Every year thousands of Haitian workers are rounded up and expelled from the Dominican Republic. In 2005 hysterical lynch mobs burned down houses and killed dozens of Haitians. Now the Dominican director of immigration Carlos Amarante Baret has declared that the presence of Haitian immigrants is “unbearable,” and that this must be high on the agenda of Dominican president Leonel Fernández, who begins his third term on August 16. The threat is of deportations on a massive scale.
Meanwhile, the xenophobia instigated by government leaders can set off bloody rioting. Not long after Amarante’s statement, shacks of Haitian agricultural workers in the town of Azua were burned to the ground by a mob following a shooting incident.
Haitian and Dominican organizations in New York City are joining hands to protest the deportation of Haitians from the Dominican Republic. We call for Haitian-Dominican workers solidarity against racist attacks. Everyone in the Dominican Republic, or in the U.S., should have full and equal rights.
Contrary to government leaders’ claims, a large part of the up to 1 million persons of Haitian descent in the Dominican Republic have lived there for decades. Many were brought to work as slave labor in the sugar fields. Today whole sectors of the Dominican economy, including construction, depend on the hard labor of Haitian workers. Yet now they are threatened with mass expulsion.
Under the Dominican Immigration Law of 2004, children born in the country are denied citizenship and refused the right to attend school if their parents lack “legal” papers. A circular orders officials not to issue birth certificates to children whose parents cannot prove legal residency. This decree is enforced only against Haitians. Dominicans who protest it have been subject to kidnapping and death threats.
Dominican, Haitian and U.S. businessmen make millions off exploiting the cheap labor of Haitians and Dominicans. Hard-hit by rising food costs and fare hikes, on April 9 Dominican workers struck for higher wages and agrarian reform. At the same time, protests against hunger swept Haiti, where protesters were gunned down by United Nations “peacekeepers.”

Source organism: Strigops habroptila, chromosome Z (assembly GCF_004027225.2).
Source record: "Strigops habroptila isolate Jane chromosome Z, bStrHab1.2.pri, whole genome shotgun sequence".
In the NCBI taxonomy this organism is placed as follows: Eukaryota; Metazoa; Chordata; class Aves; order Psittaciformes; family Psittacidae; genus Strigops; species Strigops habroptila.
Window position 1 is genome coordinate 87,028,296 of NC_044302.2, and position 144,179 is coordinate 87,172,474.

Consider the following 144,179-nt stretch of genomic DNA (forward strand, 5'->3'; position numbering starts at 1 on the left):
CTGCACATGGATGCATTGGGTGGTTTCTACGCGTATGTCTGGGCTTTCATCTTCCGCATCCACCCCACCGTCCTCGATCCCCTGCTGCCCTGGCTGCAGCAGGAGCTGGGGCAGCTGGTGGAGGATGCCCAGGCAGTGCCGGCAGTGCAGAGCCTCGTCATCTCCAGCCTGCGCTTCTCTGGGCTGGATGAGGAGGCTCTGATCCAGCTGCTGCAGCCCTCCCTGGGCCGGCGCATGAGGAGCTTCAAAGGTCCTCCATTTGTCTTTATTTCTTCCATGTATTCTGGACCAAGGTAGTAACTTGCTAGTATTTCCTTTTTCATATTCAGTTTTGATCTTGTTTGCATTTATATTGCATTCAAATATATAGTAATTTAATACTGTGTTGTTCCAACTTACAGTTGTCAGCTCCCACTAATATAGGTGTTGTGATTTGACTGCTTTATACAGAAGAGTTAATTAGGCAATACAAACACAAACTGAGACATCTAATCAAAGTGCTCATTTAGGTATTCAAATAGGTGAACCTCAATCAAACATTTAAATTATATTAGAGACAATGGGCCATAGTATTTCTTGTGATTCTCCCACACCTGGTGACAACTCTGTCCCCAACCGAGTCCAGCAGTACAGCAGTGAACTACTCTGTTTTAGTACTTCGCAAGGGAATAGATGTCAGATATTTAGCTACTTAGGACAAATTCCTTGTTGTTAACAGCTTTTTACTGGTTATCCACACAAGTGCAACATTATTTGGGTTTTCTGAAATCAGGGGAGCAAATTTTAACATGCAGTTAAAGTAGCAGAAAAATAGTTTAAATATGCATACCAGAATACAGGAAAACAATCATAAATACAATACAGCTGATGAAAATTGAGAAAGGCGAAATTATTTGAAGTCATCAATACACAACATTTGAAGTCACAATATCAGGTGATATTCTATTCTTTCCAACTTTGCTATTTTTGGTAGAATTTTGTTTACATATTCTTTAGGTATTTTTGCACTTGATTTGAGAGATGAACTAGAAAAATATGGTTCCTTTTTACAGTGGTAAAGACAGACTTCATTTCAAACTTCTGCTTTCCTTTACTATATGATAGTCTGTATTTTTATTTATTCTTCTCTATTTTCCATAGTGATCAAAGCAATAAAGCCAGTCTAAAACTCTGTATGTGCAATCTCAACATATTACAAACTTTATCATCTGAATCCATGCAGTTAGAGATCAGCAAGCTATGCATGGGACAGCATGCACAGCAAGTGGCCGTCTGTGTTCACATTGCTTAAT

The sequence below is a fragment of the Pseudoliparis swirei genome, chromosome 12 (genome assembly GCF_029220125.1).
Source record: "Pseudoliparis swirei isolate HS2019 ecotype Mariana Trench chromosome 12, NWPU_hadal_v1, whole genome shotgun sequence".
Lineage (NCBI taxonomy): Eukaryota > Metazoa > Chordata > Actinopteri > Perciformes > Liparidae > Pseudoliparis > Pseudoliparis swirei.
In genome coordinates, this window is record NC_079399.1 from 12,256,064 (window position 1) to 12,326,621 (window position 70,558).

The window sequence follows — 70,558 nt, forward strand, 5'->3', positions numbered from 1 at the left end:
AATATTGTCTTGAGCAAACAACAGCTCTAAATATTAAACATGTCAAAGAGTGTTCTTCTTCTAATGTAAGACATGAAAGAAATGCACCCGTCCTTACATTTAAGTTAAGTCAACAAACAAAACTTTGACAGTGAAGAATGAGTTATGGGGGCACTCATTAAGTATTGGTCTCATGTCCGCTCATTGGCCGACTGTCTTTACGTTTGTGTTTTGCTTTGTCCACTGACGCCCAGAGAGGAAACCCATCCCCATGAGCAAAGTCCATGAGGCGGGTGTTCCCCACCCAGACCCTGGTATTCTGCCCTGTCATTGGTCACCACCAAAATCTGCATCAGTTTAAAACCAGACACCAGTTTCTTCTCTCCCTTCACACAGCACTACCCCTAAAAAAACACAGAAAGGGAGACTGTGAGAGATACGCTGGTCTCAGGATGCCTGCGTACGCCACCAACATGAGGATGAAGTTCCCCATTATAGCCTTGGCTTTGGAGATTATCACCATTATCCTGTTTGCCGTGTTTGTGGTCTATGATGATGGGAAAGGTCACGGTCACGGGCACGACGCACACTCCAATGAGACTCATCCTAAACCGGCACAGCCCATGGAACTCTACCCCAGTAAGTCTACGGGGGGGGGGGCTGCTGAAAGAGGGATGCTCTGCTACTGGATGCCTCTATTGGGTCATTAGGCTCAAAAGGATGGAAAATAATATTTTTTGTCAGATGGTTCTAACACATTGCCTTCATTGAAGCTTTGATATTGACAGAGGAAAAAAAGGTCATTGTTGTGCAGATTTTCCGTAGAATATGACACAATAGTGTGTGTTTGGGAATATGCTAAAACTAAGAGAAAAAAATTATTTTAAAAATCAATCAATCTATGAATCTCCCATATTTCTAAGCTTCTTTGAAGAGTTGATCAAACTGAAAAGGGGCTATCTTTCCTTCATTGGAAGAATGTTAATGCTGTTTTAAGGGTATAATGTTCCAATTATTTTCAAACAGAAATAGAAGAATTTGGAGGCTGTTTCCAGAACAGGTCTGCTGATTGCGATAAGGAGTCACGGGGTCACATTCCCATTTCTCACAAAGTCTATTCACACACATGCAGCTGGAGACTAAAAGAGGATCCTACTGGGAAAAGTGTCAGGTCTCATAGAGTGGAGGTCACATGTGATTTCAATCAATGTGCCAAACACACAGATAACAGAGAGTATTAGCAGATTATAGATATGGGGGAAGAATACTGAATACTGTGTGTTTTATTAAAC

Dominican officials whip up racism by blaming Haitian immigrants for the poverty endured by Dominican workers, just as immigrants in the U.S. are accused of “stealing American jobs.” This scapegoating is intended to divide the international working class.
In the U.S., tens of thousands of immigrants of Latin American, Near Eastern and Asian origin have been deported by the Immigration and Customs Enforcement police, often separating children from their parents. The more than 400,000 Haitian and over 600,000 Dominican immigrants in New York City can understand the anguish of Haitians who have long resided in the Dominican Republic and now face mounting persecution.
We call on all defenders of immigrants’ rights to join us on Thursday, August 7, to demand:
Centro Cultural Orlando Martinez (NY); Comité de Homenaje a los Heroes y Heroínas de la Patria; Grassroots Haiti (NY); Fr. Luis Barrios (St. Mary’s Episcopal Church); Haitian Cultural Group Granchimen (Brooklyn); Fuerza de la Revolución; Grupo Acción Patriótica (GAP); Internationalist Group; “Lakou Nouyok” (Haitian radio show, Brooklyn); League for the Revolutionary Party; Mirabal Sisters Cultural and Community Center (NY); Osiris Mosquea; Movimiento por la Construcción. del Partido Socialista Dominicano (MCP-PSD); Movimiento Independencia, Unidad y Cambio (MIUCA); Movimiento Pro Patria (MOPA); N. Padina; Progressive Haitian Committee (KAP) (Boston); Voluntariado Político Ciudadano.